Amit Ranjan, Ph D, researches and writes on international affairs. He can be reached at email@example.com.
In 1947, when India was partitioned and Pakistan was carved out, many crossed the border with the dream of living in what was supposed to be ‘their’ country but, till today, they are regarded as Mohajirs (migrants) because religion per se is not the only criterion of social bonding. Soon after 1947 other primordial identities replaced religion and social conflicts started on their basis. It is not that those who did not go to Pakistan in 1947 were satisfied. In the following decades, some were forced to change their decision due to socio-political developments in India. Seismic after effects of the brutality of 1947 was so long and powerful that Muslims, after getting news or a rumour about occurrence of communal riots even in far flung areas, took the risk of crossing into alien land. This two-way process of group migration continued till the 1960s. Hindus too fled from Pakistan due to the violence and discrimination practiced against them. However, many people from these groups could not use their discretion because they had neither money nor relatives across these sovereign borders. Rafia’s grandparents, who had links in Pakistan, migrated from Bombay (now Mumbai) to Karachi in 1961. Though she has not mentioned communal riots as a factor influencing her grandparents’ decision to change their country, it cannot be completely ruled out.
In this book, Rafia has talked about embedded patriarchal values, predicaments of migrants and the political journey of Pakistan. Though these are different themes, they are interwoven. Socially, the migrants who came to Sindh in 1947 and afterwards were never accepted by the local people. Their cultural traits, which are not based on religious homogeneity, were different from the Sindhis. As a result, ethnic tensions between the two began. The government of Pakistan did not take effective steps to manage the situation; instead, one group was used against the other. Socio-economic tensions further exacerbated after the Pathans from Afghanistan entered Karachi. They first came as refugees, turned into warriors against atheists and finally started showing an interest in the truck business, which was dominated by the Mohajirs. Culmination of many such factors has led to ethnic violence between the Pakhtuns and Mohajirs. One of the difficulties the migrants faced in those initial days was in receiving a domicile certificate that, as Rafia mentions, is a necessary document to obtain the green signal to take the ninth grade exam administered by the Board of Education, Sindh government. During the formative days of Pakistan these kinds of exclusive policies led to the development of feelings of alienation among the majority of Mohajir youth, which has been exploited by different stakeholders to unleash violence.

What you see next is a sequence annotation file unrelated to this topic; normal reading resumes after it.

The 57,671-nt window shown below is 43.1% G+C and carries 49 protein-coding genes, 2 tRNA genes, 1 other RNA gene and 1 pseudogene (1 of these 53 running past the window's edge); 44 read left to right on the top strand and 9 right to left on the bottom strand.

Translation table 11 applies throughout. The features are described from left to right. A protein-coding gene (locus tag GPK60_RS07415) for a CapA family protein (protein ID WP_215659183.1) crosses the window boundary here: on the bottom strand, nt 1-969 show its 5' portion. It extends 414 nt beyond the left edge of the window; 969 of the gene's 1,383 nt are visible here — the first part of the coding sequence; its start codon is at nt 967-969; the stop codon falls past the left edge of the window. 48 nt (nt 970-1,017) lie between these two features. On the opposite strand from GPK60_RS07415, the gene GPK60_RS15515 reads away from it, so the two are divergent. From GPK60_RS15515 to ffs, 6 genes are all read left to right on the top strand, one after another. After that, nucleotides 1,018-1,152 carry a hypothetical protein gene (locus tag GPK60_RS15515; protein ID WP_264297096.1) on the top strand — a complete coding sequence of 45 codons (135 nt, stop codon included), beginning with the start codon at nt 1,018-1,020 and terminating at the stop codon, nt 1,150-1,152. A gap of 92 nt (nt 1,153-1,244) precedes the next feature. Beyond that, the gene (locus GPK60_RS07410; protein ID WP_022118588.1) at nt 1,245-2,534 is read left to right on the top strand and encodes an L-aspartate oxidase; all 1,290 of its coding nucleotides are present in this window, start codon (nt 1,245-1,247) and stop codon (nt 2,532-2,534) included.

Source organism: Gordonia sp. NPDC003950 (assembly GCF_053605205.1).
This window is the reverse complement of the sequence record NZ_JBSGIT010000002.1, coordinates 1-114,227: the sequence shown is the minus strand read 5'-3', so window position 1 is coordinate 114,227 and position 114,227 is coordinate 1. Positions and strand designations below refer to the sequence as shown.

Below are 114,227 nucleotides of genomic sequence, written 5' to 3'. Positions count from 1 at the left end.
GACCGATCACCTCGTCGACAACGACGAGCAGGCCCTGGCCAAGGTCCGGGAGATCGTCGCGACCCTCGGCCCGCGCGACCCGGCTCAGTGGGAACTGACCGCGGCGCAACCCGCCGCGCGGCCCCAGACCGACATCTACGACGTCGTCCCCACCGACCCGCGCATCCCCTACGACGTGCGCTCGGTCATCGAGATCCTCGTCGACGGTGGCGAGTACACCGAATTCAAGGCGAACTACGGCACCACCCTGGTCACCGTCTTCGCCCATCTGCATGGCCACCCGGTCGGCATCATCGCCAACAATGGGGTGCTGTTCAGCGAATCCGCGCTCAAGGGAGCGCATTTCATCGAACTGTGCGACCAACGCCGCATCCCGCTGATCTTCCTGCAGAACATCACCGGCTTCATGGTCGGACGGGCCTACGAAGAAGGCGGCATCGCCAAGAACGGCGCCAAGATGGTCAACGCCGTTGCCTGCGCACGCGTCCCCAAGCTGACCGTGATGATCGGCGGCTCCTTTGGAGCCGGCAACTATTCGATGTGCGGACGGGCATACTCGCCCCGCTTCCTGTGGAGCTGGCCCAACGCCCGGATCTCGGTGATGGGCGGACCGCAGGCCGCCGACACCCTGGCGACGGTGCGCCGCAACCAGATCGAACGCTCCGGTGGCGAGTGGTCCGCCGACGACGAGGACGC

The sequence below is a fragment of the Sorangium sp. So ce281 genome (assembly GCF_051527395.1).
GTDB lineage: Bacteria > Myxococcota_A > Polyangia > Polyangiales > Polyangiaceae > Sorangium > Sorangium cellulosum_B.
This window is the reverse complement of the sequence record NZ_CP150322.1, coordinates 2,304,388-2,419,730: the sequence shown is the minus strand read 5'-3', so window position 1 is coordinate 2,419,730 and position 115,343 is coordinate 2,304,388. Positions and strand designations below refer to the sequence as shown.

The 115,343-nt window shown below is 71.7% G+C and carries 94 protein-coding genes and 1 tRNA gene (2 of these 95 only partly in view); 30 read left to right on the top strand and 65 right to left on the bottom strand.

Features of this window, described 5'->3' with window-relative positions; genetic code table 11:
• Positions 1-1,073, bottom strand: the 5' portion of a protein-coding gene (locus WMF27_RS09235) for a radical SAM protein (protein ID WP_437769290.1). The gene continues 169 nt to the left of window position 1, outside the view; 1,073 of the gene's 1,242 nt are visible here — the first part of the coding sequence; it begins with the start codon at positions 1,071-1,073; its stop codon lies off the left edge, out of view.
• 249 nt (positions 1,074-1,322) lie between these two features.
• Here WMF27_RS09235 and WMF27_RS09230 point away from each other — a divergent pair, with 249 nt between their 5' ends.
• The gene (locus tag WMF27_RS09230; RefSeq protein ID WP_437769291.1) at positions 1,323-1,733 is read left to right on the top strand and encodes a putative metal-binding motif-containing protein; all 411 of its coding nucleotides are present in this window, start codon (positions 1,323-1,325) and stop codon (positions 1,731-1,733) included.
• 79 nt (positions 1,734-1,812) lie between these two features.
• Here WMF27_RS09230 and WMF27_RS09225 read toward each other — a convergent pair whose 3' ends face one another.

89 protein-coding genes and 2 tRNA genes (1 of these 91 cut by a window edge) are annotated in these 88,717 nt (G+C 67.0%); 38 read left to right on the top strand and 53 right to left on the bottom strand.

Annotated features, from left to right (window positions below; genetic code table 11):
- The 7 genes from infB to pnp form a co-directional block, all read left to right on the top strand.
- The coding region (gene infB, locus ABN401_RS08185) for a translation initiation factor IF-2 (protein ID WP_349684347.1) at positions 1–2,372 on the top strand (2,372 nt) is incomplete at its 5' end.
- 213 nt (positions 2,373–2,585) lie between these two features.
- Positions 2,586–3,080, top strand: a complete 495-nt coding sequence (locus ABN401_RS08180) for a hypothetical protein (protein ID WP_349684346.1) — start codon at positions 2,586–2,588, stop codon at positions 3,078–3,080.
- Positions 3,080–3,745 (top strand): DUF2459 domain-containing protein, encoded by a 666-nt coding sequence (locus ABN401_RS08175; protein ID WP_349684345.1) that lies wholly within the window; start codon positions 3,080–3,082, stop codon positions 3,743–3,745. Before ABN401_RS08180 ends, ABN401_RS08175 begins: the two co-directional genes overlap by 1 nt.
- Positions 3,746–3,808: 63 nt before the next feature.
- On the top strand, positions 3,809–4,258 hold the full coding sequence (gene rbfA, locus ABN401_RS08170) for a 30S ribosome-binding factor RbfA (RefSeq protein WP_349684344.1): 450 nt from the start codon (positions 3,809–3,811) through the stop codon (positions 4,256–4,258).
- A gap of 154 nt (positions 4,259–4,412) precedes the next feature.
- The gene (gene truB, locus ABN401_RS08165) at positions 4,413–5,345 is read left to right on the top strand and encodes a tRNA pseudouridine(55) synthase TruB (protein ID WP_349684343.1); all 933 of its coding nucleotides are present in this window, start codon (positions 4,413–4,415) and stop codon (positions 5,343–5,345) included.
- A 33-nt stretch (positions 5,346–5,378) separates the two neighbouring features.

The other pertinent issue raised by Rafia is about the patriarchal structure, which is a political institution now sanctioned by religious practices and with social acceptance. The plight of women is considered to be a private affair but it is a political programme through which one gender controls the activities of the other. It defines values and sets up norms to control and regulate the body of women. This control and regulation becomes strong in conflict-affected societies where the level of violence is high. The stronger group tries to abduct and carry out violence against women from other communities while the minority, in the name of protection of its ‘honour’, puts all forms of restrictions on their women and carries out violence against them within their own community.
One of the most celebrated acts of women, according to patriarchical norms, is to give birth to a male child. If she fails in doing so, she is taunted for being non-fertile. In polygamous communities, a male is allowed to abandon his non-fertile wife and re-marry so that he can have a son as his heir. In many such cases, the first wife is entirely abandoned or even thrown out of the house. Rafia’s aunt, Amina Appa, was abandoned but allowed to live as a half-wife in the same building. Her husband married another woman because he found her ‘infertile’ though his second wife too failed to procreate. These patriarchal norms also regulate the body of so-called powerful women. If they want to acquire a public space they have to make compromises and adjustments to fit into the set structures. Benazir Bhutto, after she became prime minister of Pakistan, had to wear so-called ladylike dresses and keep her head covered in public appearances. In parliament she had to ignore many gestures and taunts (especially when she was pregnant) made at her by male members. Other than her, Fatima Jinnah, who presided over many functions as first lady of Pakistan in 1947 and 1948, led a reclusive life in Mohatta Palace.
Through the eyes of Amina Appa, Rafia has sketched a portrait of Pakistan some may not like but one that is important and timely nonetheless.